(My other post was getting too unwieldy)
5:22pm: WSJ Op-Ed on the GOP way forward:
A new President nearly always gets what he wants on his top legislative priority, especially when he has such big majorities in Congress to work with. Republicans nonetheless managed to keep their Members together, turn public opinion against the bill despite nearly unanimous media support for it, and in the end came a few votes short. They would have won if Mr. Obama and Nancy Pelosi hadn't been so willing to put so many of their Members at risk by pushing a partisan program and flouting normal Congressional rules.
The GOP's goal now should first be to remove some of the uglier parts of the bill in Senate reconciliation. Then they need to focus on taking back as many seats as possible this fall. Rather than publicly crowing that ObamaCare will deliver them the House—a hard task and a risky expectations game—they'd do better to concentrate on continuing to educate the public about what ObamaCare is going to do to insurance premiums, federal deficits, taxes and the quality of medical care.
Many Republicans are already calling for "repeal" of ObamaCare, and that's fine with us, though they should also be honest with voters about the prospects. The GOP can't repeal anything as long as Mr. Obama is President, even if they take back Congress in November. That will take two large electoral victories in a row. What they can do now is take credit for fighting on principle, hold Democrats accountable for their votes and the consequences, and pledge if elected in November to stop cold Mr. Obama's march to ever-larger government.
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This strikes me as a reasonable approach. The public debate about this bill was won before its passage, but we cannot quit fighting now. Conservatives need to continue to hammer on on Obamacare's worst features and challenge every Democrat who voted in favor.
5:06pm: One of my heroes, Thomas Sowell, on what the passage of Obamacare could mean:
The ruthless and corrupt way this bill was forced through Congress on a party-line vote, and in defiance of public opinion, provides a road map for how other "historic" changes can be imposed by Obama, Pelosi and Reid.
What will it matter if Obama's current approval rating is below 50 percent among the current voting public, if he can ram through new legislation to create millions of new voters by granting citizenship to illegal immigrants? That can be enough to make him a two-term President, who can appoint enough Supreme Court justices to rubber-stamp further extensions of his power.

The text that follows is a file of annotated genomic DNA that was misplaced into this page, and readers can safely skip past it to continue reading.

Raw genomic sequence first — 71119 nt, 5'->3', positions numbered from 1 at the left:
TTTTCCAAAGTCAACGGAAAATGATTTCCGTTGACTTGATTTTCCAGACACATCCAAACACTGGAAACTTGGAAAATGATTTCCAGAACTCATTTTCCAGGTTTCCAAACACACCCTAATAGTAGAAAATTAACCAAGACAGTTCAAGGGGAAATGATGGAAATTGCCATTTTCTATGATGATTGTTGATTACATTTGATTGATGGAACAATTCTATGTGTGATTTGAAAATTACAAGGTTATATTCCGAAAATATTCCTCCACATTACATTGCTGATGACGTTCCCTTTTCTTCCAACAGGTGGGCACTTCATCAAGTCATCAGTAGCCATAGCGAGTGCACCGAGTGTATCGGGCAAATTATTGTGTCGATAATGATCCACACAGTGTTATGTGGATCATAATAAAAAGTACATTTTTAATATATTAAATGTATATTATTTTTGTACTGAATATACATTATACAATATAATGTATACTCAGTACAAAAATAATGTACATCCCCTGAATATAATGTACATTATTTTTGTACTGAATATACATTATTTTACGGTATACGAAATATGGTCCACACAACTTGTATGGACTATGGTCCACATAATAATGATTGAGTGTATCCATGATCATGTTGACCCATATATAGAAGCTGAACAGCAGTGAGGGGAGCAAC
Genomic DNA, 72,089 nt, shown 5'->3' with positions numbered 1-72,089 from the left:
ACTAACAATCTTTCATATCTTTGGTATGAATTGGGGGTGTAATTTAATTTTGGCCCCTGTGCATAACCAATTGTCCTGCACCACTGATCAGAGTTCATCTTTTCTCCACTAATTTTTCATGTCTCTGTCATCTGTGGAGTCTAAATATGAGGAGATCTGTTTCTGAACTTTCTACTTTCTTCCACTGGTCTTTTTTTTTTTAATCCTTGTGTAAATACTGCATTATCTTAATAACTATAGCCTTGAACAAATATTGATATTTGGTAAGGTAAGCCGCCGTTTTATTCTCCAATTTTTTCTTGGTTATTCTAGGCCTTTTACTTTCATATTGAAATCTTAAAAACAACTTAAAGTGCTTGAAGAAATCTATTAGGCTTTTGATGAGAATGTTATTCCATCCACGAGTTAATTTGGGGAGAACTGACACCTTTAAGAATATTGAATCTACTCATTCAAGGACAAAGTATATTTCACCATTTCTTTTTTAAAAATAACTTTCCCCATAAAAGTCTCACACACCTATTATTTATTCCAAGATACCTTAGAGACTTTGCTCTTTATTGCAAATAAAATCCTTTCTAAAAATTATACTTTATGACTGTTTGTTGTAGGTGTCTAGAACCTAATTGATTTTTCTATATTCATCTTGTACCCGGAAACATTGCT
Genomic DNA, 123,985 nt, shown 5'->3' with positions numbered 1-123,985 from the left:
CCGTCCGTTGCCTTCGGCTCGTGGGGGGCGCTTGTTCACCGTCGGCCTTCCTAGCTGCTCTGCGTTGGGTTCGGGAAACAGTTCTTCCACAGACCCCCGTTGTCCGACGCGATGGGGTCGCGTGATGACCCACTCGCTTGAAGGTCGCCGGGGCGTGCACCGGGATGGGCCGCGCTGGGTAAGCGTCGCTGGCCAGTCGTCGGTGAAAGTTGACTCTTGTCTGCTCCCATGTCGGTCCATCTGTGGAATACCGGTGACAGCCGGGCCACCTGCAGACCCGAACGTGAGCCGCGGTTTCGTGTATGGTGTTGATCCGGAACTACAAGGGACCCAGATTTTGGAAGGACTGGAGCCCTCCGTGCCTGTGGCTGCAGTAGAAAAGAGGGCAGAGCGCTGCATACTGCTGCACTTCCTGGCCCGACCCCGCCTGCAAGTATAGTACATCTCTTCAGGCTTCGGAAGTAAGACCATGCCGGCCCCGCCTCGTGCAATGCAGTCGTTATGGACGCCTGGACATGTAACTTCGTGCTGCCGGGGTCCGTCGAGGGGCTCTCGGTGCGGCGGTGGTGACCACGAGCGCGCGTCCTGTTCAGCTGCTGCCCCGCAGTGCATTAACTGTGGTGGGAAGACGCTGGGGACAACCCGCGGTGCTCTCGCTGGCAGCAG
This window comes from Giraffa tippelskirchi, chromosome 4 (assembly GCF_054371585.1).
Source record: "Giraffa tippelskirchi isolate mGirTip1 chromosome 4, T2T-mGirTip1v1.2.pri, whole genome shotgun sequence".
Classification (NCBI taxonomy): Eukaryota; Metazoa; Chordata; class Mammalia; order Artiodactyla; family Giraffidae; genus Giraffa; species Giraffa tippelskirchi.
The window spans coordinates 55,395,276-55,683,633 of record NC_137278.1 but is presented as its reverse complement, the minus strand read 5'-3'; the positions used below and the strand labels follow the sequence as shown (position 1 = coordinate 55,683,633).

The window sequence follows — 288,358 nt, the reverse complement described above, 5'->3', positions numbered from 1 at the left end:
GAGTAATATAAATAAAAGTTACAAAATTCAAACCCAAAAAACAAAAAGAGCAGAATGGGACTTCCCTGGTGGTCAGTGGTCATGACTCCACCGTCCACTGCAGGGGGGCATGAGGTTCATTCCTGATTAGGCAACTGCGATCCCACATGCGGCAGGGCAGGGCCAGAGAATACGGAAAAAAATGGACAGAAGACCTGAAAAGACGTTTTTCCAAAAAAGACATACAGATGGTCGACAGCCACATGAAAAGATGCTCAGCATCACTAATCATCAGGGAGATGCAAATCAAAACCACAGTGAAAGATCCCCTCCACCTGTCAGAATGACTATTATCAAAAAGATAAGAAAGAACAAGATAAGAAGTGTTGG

When all these newly minted citizens are rounded up on election night by ethnic organization activists and labor union supporters of the administration, that may be enough to salvage the Democrats' control of Congress as well.
The last opportunity that current American citizens may have to determine who will control Congress may well be the election in November of this year. Off-year elections don't usually bring out as many voters as Presidential election years. But the 2010 election may be the last chance to halt the dismantling of America. It can be the point of no return.
Whatever else you may say about the guy, Bush's "tax cuts for the rich," Patriot Act, Iraq War Resolution, and No Child Left Behind all enjoyed bipartisan support. Obama's (the post-partisan) signature piece of legislation was passed without a single Republican vote and against the will of the American people.
Democrats have revealed themselves as the hyper-partisans they always accused the Republicans of being. This is concrete evidence of that fact.
There is nothing moderate about the Democrat Party.
2:43pm BST: In the NYT's "Room for Debate" blog, James Capretta, Michael Tanner, Gail Wilensky, Joseph Antos, Megan McArdle, and Keith Hennessey all opine on the GOP's next move.
At Pajamasmedia.com, Hoover Institution Senior Fellow, Victor Davis Hanson, had this to say about Obamacare:
President Obama has crossed the Rubicon with the health care vote. The bill was not really about medicine; after all, a moderately priced, relatively small federal program could offer the poorer not now insured, presently not on Medicare or state programs like Medicaid or Medical, a basic medical plan. . . .
No, instead, the bill was about assuming a massive portion of the private sector, hiring tens of thousands of loyal, compliant new employees, staffing new departments with new technocrats, and feeling wonderful that we "are leveling the playing field" and have achieved another Civil Rights landmark law. . . .
[W]e are in revolutionary times in which the government will grow to assume everything from energy use to student loans, while abroad we are a revolutionary sort of power, eager to mend fences with Syria and Iran, more eager still to distance ourselves from old Western allies like Israel and Britain.
There won't be any more soaring rhetoric from Obama about purple-state America, "reaching across the aisle," or healing our wounds. That was so 2008. Instead, we are in the most partisan age since Vietnam, ushered into it by the self-acclaimed "non-partisan."